It is clear that the experience of Zheng He[鄭和] who made seven times voyage to the Western World exerted some far-reaching influences on the literature of late Ming [明] Dynasty. The various informations of the new world broadened writer`s mental horizon and thinking space in most all of the literature genres. The 100 chapter [回]`s Sanbao-taijian Xiyangji Tongsuyanyi [三寶太監西洋記通俗演義] by Luo Maodeng [羅懋 登](or represented by him) is a typical instance of that experiences. Although this first story of the sea adventure in Chinese Literature is not a realistic novel──almost can be a fantasy, it contains substantial meanings in the society and history of late Ming Dynasty. The rich imaginations about overseas countries in this novel, for instance, gave an impetus to the Chinese of late Ming Dynasty who were still not prepared to accept the objective knowledge of the whole world and were self-sufficient for the idealism of the suzerain vassal. In addition, the writer(s) of this novel would like to represent his (or their) displeasure and indignation about the present state of late Ming Dynasty by satire and deriding style. Nevertheless, the sentence quality and story structure of this novel could not fulfill most of high-class leaders` aesthetic requirements at that time, so much as Lu xun [魯迅] in modern China.
In point of fact, Xiyangji can be placed a transitional stage in writing style from generational episodes cumulation to individual story writing. So, it was natural that the writer(s) of this novel betray many clumsy workmanships when he (they) tried to make use of some old episodes and other short stories, or when he (they) tried to imitate some sentences of history books and prose texts, or when he (they) tried to joke, even when he (they) tried to show his (their) talent of story writing. As things turned out, Xiyangji has many distinguished marks of experimental writing.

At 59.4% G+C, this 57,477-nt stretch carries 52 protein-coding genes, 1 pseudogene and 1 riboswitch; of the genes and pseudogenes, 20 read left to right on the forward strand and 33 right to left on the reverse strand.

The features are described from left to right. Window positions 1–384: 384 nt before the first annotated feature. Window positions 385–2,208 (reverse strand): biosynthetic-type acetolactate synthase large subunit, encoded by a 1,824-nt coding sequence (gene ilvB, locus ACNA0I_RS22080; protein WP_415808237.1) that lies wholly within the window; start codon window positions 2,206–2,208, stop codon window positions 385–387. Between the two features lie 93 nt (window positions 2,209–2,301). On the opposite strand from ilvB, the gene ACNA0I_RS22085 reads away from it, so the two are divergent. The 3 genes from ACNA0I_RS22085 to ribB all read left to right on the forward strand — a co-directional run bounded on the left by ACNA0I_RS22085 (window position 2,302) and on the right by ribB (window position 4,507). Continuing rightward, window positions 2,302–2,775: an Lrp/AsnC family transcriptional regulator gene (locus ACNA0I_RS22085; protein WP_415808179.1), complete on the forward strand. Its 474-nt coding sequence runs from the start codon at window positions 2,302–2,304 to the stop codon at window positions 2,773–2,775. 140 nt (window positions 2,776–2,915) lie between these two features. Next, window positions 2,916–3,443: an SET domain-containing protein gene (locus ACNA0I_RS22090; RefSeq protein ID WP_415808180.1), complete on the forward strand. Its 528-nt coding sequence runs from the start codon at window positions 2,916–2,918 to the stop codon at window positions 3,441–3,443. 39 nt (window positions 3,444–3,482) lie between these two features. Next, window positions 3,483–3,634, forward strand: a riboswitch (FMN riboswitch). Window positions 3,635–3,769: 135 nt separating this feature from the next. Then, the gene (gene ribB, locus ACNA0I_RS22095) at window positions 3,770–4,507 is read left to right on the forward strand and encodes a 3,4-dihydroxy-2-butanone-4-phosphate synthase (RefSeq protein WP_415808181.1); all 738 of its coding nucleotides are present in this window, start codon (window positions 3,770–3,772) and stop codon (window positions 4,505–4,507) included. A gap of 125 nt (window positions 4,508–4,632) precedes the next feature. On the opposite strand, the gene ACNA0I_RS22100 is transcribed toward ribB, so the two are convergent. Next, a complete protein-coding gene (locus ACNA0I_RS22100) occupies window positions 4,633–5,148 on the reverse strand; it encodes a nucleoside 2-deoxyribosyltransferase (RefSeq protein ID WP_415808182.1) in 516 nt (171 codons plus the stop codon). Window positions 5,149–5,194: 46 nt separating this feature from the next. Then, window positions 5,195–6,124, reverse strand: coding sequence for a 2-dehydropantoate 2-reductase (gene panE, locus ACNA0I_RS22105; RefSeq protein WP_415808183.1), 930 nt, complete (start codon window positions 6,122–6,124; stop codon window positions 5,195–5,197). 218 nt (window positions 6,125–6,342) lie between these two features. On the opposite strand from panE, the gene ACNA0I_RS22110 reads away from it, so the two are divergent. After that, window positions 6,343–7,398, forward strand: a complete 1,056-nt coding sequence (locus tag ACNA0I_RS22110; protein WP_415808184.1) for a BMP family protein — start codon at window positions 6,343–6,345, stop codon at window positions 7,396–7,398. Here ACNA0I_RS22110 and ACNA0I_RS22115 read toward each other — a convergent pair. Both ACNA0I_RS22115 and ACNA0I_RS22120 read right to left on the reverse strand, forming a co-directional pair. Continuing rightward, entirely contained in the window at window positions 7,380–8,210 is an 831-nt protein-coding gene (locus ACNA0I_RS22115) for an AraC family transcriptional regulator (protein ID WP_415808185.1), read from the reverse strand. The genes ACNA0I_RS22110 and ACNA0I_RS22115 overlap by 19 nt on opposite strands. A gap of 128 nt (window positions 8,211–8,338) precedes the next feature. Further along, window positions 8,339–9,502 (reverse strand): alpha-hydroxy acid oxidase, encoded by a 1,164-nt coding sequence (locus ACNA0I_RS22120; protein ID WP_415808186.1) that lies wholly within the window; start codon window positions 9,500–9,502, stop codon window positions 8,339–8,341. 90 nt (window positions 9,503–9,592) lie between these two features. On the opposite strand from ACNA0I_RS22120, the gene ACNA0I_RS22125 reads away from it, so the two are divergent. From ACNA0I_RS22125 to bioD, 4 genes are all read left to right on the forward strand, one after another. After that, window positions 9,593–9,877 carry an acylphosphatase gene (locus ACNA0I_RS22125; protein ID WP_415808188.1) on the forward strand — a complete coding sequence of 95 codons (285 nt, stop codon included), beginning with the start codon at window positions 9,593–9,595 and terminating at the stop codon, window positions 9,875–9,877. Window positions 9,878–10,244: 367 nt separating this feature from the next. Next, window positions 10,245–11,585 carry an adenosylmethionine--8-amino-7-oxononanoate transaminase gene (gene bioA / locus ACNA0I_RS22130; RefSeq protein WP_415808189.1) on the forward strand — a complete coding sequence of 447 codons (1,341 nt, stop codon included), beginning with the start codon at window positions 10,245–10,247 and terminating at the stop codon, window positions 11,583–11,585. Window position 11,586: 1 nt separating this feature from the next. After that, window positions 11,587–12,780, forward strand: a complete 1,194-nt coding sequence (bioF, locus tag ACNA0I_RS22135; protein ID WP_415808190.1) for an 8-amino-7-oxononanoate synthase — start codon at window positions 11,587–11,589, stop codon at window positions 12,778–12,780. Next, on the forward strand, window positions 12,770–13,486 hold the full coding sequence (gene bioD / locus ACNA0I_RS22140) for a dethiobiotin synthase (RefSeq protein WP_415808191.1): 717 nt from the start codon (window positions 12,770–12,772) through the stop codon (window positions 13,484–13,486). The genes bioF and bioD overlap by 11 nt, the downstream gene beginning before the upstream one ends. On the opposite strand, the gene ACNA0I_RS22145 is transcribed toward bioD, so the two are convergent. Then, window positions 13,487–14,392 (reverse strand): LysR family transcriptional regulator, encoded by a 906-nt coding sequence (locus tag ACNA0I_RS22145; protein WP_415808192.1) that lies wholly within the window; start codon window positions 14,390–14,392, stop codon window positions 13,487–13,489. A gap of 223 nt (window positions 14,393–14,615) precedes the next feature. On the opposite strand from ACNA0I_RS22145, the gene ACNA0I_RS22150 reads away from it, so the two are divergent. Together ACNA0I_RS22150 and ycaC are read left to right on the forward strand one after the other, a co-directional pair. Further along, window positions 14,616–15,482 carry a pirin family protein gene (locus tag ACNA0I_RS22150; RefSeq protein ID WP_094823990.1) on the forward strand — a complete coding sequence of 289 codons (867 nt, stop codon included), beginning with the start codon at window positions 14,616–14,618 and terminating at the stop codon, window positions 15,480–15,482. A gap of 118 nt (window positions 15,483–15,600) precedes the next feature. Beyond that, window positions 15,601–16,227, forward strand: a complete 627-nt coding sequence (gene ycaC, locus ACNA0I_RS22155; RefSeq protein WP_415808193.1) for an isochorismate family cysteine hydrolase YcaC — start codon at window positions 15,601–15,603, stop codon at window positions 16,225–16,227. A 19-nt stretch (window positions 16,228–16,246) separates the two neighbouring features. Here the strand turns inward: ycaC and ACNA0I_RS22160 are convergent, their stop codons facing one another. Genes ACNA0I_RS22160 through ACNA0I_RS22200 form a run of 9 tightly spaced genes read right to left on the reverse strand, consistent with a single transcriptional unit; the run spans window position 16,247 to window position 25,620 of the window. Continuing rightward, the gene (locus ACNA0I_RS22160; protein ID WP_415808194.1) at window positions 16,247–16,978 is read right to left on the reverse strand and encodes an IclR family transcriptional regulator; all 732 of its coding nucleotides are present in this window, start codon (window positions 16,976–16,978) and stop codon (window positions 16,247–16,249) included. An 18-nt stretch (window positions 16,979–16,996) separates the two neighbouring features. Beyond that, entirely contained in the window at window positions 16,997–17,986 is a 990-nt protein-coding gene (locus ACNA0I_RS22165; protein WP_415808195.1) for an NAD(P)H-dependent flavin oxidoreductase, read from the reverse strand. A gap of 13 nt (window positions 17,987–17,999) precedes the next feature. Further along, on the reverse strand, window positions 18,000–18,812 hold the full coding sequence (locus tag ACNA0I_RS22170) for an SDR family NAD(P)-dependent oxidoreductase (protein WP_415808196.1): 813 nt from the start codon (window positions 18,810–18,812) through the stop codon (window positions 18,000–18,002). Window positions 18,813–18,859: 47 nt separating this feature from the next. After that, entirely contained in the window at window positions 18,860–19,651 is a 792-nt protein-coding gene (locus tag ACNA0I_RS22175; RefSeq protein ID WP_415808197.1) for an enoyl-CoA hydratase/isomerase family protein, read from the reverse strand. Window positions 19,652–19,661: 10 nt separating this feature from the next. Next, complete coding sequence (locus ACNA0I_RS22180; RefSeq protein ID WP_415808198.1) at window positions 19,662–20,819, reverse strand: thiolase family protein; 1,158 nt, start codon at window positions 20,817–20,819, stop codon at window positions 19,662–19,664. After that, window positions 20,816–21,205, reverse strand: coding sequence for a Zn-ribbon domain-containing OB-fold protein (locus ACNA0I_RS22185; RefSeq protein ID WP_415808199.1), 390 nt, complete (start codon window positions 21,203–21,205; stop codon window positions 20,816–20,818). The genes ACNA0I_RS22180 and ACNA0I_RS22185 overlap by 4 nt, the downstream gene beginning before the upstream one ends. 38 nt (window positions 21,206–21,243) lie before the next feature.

In this paper, I studied some types of quoting poetry and prose from outside of this novel. And I found some notable features.
Only 86 pieces of poems and phrases are directly quoted without any modification in total 178 cases. With a few exceptions that resulted from the mistakes in copy, most of all the quoted poetry and prose are intentionally modified by writer(s) of Xiyangji, for the purpose of application to his (their) novel`s context. But it is true that not a few confusions induced by these modifications. Without a few very high-class readers, almost all popular readers could not distinguish the modified poem from its original one, especially in the case that the extent of modification is rather high.
The prose sentences quoted in this novel were usually from the prose collections by the fairly famous literary men before the writer(s) or contemporary with him (them), history books, and the Confucian scriptures. But almost of all sentences were diversely modified also. In this case, the purpose of modification is far from the case of poetry. Apart from a few modification in consideration of the context, many modifications seems to cross the line. Intentionally or unconsciously the writer(s) reversed the arrangement of words or omitted some words. It make readers cannot grasp the meaning of the whole sentence.
In conclusion, the modification in quoting poetry and proses is a very remarkable feature in the Xiyangji text. But we cannot regard the poor workmanship of modification as an immature defect. Because not a few cases suggest that the poorness is made on purpose. In other words, we can think that the writer(s) of this novel intended to hold the so-called `high-class readers` up to ridicule or to satirize them by presenting sets of absurd prose sentences. And in any sense, we can regard this kind of writing as somewhat similar to the `pastiche` of the post-Modernism.